Umar Moghul. A Socially Responsible Islamic Finance: Character and the Common Good (New York: Palgrave-MacMillan, 2017). 315 pages. $159.99 hardback.
In recent years, Islamic finance and economics continue to occupy an increasingly popular space in business schools and institutes globally. Most recently, the rapid growth in Islamic finance has enhanced demands for degrees and expertise in the field in Europe. Among the most pressing global issues related to wealth and finance generation that still require solutions include solutions to mass poverty, how to accomplish sustainable economic prosperity in developing and emerging economies, the need for more cultivation of environmental consciousness that does not impede developmental progress, and more equitable distribution of wealth across societies. Islamic ethical principles through the lens of various concepts related to property and wealth creation possess effective tools to resolve such pressing global concerns.
Umar Moghul’s 2017 monograph A Socially Responsible Islamic Finance: Character and the Common Good is a total of 315 pages, consists of six chapters, in addition to an introduction and conclusion as well as a selected bibliography and index. A Socially Responsible Islamic Finance is a profound and pioneering contribution in that regard.
“Umar Moghul eloquently maps the landscape of the development and cultivation of positive social and environmental impacts through the fashioning of personal and organizational moral character. In doing so, with fluid clarity of prose, Moghul demonstrates the Islamic moral imperative and ethical connectedness of Islamic finance with the common good and social responsibility.”Moghul’s work introduces a comprehensive framework for integrating Islamic ethics with Islamic banking, finance and economics. Umar Moghul eloquently maps the landscape of the development and cultivation of positive social and environmental impacts through the fashioning of personal and organizational moral character. In doing so, with fluid clarity of prose, Moghul demonstrates the Islamic moral imperative and ethical connectedness of Islamic finance with the common good and social responsibility. Where Moghul is also innovative is in articulating the nature and the integration of Islamic ethics with diverse areas of contemporary Islamic finance and social responsibility.
Moghul’s strength is in the explanation of several kinds of appropriate concepts in Islamic ethical theory and in wedding them to finance and business practice that allow business leaders to become more socially minded, thereby paving the way for more ethically grounded approaches to wealth management and acquisition. Even more innovative is how the work attempts to outline the contours of a new consciousness regarding the potential role of faith in business practice, something that business schools around the country could no doubt benefit from in the training of the next generation of MBA’s.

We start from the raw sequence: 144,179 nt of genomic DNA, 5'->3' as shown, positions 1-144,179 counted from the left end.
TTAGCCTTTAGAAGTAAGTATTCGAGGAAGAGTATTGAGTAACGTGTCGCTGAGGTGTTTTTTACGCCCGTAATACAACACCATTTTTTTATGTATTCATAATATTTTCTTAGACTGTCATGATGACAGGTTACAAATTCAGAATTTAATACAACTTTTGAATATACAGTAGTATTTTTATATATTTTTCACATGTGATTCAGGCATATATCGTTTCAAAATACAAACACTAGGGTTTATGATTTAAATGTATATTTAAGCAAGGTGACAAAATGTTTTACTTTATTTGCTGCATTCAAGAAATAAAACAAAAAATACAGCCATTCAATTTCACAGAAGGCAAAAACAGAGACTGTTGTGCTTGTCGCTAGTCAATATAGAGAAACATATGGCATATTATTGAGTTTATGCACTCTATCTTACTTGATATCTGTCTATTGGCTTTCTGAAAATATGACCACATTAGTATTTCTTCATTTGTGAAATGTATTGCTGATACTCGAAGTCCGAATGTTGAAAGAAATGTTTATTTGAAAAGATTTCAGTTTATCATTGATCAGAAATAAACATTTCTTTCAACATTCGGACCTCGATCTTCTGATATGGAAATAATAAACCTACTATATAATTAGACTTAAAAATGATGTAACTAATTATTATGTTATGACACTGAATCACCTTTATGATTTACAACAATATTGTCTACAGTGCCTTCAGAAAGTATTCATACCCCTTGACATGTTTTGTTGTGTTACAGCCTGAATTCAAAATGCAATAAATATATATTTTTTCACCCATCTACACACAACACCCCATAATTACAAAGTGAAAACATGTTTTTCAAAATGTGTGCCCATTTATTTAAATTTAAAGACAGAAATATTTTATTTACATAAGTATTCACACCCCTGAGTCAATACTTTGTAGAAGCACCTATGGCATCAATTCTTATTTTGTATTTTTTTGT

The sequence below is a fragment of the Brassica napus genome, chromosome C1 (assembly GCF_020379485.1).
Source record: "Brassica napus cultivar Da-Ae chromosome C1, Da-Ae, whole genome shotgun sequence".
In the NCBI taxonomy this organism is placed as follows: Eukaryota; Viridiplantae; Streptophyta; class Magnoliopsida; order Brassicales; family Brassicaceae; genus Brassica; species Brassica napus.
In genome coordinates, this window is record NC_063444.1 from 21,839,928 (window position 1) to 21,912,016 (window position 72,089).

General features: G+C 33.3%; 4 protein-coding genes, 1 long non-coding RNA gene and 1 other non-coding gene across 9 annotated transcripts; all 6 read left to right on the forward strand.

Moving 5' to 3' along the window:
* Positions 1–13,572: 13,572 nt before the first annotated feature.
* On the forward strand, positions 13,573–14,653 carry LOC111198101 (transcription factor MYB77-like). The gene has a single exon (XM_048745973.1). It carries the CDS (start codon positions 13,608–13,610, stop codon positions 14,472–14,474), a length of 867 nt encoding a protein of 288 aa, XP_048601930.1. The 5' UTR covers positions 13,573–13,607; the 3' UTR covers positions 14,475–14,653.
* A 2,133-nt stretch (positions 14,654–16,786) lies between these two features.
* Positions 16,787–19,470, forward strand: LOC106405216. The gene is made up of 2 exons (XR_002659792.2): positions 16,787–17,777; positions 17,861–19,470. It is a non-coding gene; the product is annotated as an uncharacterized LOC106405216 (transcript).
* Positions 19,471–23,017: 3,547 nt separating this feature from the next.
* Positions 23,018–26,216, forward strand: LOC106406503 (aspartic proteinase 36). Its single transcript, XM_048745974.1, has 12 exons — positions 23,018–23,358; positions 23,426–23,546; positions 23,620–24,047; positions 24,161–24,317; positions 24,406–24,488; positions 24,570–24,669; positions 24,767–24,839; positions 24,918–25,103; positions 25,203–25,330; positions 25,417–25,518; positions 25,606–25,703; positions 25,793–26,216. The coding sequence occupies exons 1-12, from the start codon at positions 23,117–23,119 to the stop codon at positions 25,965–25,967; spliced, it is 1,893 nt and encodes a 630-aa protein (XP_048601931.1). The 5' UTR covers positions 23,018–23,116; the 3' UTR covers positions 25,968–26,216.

Chapter one outlines the book’s methodological framework, connecting methods of cultivation of individual good character to financial institutions and other communities, and in turn, to social responsibility, environmental consciousness, and good governance. Moghul outlines and defines concepts such as sustenance and work, renunciation and excellence (ihsan), accountability, self-monitoring and accountability to construct a purpose of business. These principles (and others) become raw materials for a framework in redefining successful productivity, investment, and business. In introducing Islamic spirituality and ethics as a framework and impetus for socially responsible business practice, by revealing that at the heart of the framework is the communal obligation to the material and spiritual welfare and concern for the next and future generations, and through articulating how the Islamic spiritual and ethical tradition reconfigures and develops a new form of consciousness devoted to social responsibility, Moghul audaciously calls for reformation. The second chapter introduces domains, intersections, and divergences between and among Islamic ethics and law, on the one hand, with socially responsible frameworks, on the other. The result is to create new understandings of stakeholders, sustainability, and indebtedness. Principles and practices of each of these realms is suggested to the other in much needed education and dialogue. In particular, Moghul identifies parallels in social responsibility with the Shari’ah and urges their incorporation by contemporary Islamic finance. For frameworks of social responsibility, the author urges consideration of the irresponsibility of interest bearing indebtedness and the inclusivity created by participatory risk-reward and profit sharing paradigms.
“Moghul outlines and defines concepts such as sustenance and work, renunciation and excellence (ihsan), accountability, self-monitoring and accountability to construct a purpose of business. These principles (and others) become raw materials for a framework in redefining successful productivity, investment, and business. In introducing Islamic spirituality and ethics as a framework… “
Chapter three establishes the interconnectivity of good business practice and environmental consciousness as a central component of a socially responsible Islamic approach to finance and banking. The sanctity of money and wealth becomes intrinsically tied to the sanctity of the environment and natural resources. The discussion explores the market potential of an integration between contemporary Islamic capital markets and global socially and ethically responsible markets, as represented by ‘voluntary non-governmental codes, building a pioneering bridge between them, in the context of the issuance of a ‘green’ sukuk (akin to a ‘green’ bond). Moghul’s analysis in this chapter is not confined to the natural environment, however, as he demonstrates critical links among spirituality, responsibility, and the built environment. Consequently, the work seeks to critically reframe sustainability, responsible living, and investment and earning through the language and incorporation of Islamic ethical concepts much of which are ignored by the contemporary Islamic banking and investment framework.